Also, a tip for cable management with PCI cards. Instead of buying rounded cables, you can use a little electrical tape and fold the cable into a W. They route very neatly without introducing the cross talk that rounded cables suffer from.

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Hey you guys are right into it.

 

All I know is that once I put in some SATA drives, the performace of scubbing the HDV timeline improved and no hicups in video signal coming in. The IDE's even if they were empty and formatted before hand, would sometimes have dropouts in the m2t to AVI cineform captured files. Not with the SATA. Also have SATA on second computer that I can edit with through the network and can even send my render work to the other computer throught the network straight from the HDV timleine. Now I'm wondering how I could have both 3 gig computers working together in the rendering. That would be cool.

 

Hey Drew, after more experimenting, with lots of different software. It's amazing what little bits of software people have made to make programs work in with others. I have now come up with even more stunning quality progressive mpeg files than before.

 

The Conversion to NTSC is also so good that it would be very hard to pick the difference between the PAL and NTSC files if you did not know which was playing. It's taken me an extra two weeks in experimenting and tweeking , but well worth it.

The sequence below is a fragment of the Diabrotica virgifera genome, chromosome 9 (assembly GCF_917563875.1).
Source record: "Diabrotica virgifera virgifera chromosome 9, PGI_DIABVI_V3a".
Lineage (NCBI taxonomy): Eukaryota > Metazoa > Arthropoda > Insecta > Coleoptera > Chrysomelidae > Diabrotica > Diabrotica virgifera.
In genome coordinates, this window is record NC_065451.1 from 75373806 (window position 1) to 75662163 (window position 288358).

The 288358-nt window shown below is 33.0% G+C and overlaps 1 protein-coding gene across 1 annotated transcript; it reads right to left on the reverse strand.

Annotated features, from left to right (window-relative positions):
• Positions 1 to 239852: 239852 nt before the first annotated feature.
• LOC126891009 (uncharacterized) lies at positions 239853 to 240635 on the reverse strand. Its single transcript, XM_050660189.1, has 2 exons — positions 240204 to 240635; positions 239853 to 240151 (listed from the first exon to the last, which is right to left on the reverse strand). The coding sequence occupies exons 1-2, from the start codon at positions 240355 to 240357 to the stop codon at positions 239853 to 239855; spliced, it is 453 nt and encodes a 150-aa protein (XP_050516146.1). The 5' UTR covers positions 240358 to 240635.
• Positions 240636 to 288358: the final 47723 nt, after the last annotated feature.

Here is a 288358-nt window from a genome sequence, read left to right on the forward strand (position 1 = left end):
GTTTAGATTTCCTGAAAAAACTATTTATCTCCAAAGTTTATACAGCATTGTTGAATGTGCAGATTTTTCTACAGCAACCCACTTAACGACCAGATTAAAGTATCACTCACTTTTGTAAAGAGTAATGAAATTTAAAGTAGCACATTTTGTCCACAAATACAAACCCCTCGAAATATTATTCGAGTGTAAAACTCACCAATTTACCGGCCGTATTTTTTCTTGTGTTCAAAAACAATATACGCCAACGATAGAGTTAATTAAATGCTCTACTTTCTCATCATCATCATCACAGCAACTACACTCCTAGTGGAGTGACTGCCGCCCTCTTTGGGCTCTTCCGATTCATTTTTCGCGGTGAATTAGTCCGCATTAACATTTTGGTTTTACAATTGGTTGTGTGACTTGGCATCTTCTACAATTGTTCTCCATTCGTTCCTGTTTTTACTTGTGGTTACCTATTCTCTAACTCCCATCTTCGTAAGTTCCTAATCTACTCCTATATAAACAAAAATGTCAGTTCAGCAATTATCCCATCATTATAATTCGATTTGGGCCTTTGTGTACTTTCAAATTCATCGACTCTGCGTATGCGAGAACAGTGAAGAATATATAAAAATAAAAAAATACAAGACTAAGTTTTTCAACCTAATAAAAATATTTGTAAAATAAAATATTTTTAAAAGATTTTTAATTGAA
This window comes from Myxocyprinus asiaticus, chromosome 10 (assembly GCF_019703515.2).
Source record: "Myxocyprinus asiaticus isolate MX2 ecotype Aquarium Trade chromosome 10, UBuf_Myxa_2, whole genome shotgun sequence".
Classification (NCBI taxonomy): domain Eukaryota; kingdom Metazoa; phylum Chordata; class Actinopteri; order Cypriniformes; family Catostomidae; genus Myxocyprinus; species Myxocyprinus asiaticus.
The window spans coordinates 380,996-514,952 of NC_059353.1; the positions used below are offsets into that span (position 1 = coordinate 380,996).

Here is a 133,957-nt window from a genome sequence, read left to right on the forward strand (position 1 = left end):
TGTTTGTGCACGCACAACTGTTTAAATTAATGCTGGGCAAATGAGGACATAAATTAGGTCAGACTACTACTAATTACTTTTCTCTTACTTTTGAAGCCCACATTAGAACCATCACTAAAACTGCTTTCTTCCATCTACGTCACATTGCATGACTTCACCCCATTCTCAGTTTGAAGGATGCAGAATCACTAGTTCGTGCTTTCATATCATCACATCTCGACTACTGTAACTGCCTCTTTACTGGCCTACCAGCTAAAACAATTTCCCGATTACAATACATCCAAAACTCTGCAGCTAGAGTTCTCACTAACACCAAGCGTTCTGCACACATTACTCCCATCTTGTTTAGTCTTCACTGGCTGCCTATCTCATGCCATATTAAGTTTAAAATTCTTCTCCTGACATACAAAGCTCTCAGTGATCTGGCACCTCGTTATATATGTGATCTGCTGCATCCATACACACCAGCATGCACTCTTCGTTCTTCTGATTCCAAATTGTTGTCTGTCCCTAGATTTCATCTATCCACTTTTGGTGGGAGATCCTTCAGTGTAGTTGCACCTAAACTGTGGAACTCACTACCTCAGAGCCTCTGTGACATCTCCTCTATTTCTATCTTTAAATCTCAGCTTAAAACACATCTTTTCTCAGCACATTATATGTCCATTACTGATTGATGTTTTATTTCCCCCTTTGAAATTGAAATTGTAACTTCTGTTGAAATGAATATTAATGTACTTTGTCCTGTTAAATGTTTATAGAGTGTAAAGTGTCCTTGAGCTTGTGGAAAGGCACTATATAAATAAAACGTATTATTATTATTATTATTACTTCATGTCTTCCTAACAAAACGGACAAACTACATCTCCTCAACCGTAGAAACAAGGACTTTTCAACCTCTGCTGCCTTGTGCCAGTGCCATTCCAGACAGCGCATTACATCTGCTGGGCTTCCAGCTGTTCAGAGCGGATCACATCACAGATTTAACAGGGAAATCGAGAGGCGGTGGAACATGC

On another note. DVFILM Atlanitis converts HDV 50i to 50p with outstanding results, you can then edit in a progressive timeline .

 

Wags

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I vote for SATA RAID striping as well. I have a (relatively) inexpensive 8-channel SATA RAID card in my server, and it runs 8 drives with no problems (RAID 5).

 

Don't mess around with data and try to save a few pennies. If you're into photography these days, your data is your most valuable asset...

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Detonate

PCI-X cards are usually backward compatible with standard PCI. I doubt IDE cables will ever be as neat as SATA ones. The only problem with present SATA cards are that too few support port multiplication, the ability to have multiple drives on one serial channel. Thus the drives hit the 65mb/s wall. SATA II drives have 300MB/s so it will take drive array performance to the next level.

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Do you guys have some good links to articles on this stuff, or links to some of these cheap SATA raid cards?

 

I was reading up some more last night in the "Perfect PC" forum on that Digital Director site that someone posted here the other day. They all seem to concure that SATA drives do not provide the performance boost that the specs would indicate.